But now the sun is shining brightly on Neuheisel, who was named the team's new offensive coordinator earlier this year.
"[I feel] light years different," Neuheisel said when comparing his present mood to how he felt two years ago. "I wasn't sure what to expect at that time, obviously making the jump from college ball to professional football. You hope it's going to go smoothly and in most cases, it has. I'm just much more comfortable knowing what's expected."
After predecessor Jim Fassel was fired during last year's bye week, Billick took over the play-calling as the Ravens' offense climbed out of a nearly nine-year nap and rose 12 spots to finish ranked 17th in the league.
The Ravens averaged approximately six more points per game and 70 additional yards of total offense per contest as they streaked to their second AFC North Division title.
"The coaches and players, the way they adapted and accepted and contributed to what happened those last 10 games was pivotal," Billick said. "It was very much a collective effort and Rick was in the forefront of it."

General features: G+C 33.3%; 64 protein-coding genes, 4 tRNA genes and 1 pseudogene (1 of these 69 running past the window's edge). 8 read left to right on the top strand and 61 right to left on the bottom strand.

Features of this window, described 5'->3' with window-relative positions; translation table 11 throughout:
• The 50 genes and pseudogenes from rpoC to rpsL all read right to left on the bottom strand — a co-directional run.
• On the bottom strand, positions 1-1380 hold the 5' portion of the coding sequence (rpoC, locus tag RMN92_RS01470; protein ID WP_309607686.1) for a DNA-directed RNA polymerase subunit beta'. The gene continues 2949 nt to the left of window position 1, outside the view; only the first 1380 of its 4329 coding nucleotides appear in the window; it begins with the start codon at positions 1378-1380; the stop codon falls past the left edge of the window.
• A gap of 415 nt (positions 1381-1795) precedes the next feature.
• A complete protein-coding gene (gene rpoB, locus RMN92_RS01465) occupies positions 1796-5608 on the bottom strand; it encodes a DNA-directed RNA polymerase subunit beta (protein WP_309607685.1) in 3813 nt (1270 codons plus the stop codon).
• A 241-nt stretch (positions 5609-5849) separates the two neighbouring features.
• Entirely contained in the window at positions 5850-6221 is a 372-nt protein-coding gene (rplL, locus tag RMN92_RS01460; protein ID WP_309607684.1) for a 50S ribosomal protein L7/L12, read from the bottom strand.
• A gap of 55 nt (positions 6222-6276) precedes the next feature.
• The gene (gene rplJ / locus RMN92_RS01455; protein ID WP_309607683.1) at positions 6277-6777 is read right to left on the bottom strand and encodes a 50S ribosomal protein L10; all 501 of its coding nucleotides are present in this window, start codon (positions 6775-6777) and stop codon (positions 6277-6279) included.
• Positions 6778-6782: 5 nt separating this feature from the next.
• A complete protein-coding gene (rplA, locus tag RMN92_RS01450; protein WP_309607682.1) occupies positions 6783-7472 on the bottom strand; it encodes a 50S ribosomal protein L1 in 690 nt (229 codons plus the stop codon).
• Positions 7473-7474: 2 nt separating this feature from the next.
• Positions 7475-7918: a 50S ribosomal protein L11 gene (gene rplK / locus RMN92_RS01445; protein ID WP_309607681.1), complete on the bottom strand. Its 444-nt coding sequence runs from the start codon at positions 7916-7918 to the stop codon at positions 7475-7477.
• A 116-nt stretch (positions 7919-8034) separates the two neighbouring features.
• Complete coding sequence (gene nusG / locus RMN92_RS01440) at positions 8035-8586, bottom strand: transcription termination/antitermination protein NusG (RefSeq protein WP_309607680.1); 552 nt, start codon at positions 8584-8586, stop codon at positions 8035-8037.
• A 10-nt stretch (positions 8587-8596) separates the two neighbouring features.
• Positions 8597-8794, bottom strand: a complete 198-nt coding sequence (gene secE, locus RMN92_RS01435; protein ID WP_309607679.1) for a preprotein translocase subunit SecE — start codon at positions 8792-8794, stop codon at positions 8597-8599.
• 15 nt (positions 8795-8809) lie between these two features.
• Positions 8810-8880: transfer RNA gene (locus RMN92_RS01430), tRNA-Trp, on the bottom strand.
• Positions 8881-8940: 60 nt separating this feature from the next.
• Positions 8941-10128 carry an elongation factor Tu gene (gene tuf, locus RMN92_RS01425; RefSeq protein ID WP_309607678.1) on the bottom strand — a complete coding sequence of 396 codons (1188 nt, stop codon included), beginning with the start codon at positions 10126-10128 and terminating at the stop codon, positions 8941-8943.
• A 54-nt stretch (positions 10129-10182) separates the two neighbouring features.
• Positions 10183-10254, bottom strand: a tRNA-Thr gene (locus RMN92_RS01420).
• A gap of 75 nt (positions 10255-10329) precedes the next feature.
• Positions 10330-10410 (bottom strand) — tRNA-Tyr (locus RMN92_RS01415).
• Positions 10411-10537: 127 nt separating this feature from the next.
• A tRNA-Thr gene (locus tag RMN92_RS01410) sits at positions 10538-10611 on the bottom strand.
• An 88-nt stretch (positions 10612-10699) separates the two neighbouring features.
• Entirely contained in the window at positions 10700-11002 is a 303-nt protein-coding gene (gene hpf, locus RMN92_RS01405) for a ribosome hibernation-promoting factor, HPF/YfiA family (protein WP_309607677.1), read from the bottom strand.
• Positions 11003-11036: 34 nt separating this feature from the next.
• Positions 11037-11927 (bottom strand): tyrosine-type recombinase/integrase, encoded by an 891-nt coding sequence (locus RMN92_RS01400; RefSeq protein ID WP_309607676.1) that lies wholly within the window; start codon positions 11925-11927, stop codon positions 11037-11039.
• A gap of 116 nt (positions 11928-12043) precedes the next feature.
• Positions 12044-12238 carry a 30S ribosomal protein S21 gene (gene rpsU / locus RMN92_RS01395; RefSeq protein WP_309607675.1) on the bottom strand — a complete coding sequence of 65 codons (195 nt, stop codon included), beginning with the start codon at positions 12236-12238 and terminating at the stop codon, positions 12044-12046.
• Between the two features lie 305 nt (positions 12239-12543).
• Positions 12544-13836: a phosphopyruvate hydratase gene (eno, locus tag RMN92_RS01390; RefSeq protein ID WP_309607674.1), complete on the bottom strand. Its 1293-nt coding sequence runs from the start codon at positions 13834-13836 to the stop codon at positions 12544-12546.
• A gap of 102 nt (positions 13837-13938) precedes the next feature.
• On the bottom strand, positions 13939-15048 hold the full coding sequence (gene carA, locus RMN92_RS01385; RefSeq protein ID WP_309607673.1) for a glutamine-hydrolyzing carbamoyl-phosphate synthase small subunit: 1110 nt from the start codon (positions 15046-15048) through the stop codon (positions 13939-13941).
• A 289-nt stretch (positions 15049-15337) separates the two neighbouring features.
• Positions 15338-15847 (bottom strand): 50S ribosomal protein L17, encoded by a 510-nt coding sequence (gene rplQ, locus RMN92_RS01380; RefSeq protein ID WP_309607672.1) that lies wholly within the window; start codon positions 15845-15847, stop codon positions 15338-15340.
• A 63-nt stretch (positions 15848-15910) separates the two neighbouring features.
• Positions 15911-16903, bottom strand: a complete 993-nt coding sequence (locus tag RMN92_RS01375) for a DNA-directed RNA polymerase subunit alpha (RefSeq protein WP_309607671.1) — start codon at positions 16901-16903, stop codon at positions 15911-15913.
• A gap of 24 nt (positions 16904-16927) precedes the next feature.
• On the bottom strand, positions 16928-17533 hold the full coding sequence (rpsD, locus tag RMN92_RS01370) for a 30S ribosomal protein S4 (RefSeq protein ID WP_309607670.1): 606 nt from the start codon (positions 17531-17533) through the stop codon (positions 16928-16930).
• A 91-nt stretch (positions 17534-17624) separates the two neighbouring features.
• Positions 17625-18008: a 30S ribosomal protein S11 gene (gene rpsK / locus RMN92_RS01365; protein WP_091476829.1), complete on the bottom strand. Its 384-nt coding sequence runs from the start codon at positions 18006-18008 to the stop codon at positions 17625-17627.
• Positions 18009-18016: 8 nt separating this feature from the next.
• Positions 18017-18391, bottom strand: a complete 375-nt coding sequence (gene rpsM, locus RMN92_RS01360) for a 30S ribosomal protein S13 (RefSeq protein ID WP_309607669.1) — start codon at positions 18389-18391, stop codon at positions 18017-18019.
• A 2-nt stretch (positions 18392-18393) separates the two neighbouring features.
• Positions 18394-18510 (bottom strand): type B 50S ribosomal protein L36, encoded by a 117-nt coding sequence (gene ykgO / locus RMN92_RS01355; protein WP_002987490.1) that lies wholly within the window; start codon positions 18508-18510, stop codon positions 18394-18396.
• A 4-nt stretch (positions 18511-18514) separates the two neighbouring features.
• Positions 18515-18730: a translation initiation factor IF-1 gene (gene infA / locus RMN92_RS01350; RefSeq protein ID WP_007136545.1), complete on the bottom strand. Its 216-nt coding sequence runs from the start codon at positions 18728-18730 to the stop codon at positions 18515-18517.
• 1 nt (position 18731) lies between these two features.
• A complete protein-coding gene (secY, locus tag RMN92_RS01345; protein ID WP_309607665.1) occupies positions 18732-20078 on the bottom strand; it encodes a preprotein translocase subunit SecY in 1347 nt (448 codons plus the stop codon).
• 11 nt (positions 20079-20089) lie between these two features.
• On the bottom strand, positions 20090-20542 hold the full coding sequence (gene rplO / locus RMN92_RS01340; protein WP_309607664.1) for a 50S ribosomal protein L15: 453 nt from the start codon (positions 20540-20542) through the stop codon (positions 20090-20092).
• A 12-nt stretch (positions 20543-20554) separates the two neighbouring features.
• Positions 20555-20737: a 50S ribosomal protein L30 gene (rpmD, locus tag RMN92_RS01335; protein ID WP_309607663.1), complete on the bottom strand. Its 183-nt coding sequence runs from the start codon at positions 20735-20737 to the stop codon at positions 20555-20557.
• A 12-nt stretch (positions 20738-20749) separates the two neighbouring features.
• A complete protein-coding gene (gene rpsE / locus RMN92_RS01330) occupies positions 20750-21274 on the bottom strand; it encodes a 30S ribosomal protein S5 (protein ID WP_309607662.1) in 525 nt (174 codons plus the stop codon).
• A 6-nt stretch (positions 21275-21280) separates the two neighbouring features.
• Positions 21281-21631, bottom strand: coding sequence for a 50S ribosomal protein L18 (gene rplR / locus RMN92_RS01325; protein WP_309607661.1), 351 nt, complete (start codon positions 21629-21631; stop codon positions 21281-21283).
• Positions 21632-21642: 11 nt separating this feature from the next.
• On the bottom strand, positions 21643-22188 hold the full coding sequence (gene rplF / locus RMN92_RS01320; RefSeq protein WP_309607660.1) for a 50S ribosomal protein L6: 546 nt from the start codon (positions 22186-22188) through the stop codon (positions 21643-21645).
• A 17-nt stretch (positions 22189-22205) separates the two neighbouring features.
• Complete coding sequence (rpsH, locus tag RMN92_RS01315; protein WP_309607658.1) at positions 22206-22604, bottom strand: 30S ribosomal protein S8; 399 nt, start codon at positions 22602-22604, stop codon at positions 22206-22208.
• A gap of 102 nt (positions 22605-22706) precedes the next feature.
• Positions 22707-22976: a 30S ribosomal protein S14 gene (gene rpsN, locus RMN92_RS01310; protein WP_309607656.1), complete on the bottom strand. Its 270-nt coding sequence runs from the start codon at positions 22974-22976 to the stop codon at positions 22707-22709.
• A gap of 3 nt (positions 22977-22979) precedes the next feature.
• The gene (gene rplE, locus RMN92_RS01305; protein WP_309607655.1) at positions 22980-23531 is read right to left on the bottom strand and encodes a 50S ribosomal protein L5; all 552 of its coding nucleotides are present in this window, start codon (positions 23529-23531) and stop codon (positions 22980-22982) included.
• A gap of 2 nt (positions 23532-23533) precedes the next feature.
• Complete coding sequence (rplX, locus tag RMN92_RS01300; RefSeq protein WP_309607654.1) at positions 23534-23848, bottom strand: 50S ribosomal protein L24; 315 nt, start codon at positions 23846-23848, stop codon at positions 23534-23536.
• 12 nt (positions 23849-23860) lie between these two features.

Despite the change in titles, Neuheisel's job description isn't really changing that much.
"Rick's job, to a large degree, besides focusing specifically on the quarterbacks, is to make sure we're moving along in what we need to do to prepare," Billick said. "Whether it's in [organized team activities] or training camp or the season, it's Rick's job to make sure we stay on pace that way."
While Billick will be the principal game day play-caller, Neuheisel will have plenty to say during the week.
"I don't know if he could have any larger role," Billick said. "It's huge. He's as strong a voice in that room in what we do as any. That's one thing I can count on. Rick, having been a head coach, knows how important that voice is."
This year, the Ravens' run-first offense is undergoing its biggest change in the last eight years.